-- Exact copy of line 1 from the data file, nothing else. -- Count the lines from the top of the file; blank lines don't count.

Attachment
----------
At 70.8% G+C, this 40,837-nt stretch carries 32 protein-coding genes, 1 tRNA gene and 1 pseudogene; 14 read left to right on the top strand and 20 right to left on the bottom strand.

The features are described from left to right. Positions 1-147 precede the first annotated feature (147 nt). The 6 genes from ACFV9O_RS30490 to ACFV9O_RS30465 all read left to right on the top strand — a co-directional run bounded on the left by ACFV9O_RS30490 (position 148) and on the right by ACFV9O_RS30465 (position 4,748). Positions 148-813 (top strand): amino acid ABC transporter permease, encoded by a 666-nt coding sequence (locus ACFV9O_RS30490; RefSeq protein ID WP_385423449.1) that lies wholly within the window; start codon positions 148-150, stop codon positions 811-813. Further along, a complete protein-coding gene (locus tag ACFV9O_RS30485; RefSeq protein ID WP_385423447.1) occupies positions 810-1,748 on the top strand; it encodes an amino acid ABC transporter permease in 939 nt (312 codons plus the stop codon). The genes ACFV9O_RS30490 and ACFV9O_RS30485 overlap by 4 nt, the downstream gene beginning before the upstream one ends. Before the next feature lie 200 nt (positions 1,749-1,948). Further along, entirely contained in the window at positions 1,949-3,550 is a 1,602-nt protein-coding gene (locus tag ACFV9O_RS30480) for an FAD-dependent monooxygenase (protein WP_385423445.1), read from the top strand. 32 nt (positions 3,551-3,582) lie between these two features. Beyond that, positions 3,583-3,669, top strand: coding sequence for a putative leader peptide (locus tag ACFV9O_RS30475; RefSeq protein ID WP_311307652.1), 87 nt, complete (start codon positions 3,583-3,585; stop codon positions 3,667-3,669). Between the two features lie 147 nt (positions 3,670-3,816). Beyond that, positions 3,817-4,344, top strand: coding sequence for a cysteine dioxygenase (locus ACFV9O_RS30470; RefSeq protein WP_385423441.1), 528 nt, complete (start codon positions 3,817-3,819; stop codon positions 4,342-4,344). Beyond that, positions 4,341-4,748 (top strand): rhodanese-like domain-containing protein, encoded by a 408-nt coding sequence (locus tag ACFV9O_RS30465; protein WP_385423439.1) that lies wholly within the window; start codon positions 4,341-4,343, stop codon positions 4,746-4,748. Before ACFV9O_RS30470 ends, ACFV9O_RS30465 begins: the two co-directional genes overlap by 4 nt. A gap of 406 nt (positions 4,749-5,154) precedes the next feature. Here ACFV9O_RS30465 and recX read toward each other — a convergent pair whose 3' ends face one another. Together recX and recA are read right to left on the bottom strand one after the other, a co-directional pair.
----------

At 70.8% G+C, this 40,837-nt stretch carries 32 protein-coding genes, 1 tRNA gene and 1 pseudogene; 14 read left to right on the top strand and 20 right to left on the bottom strand.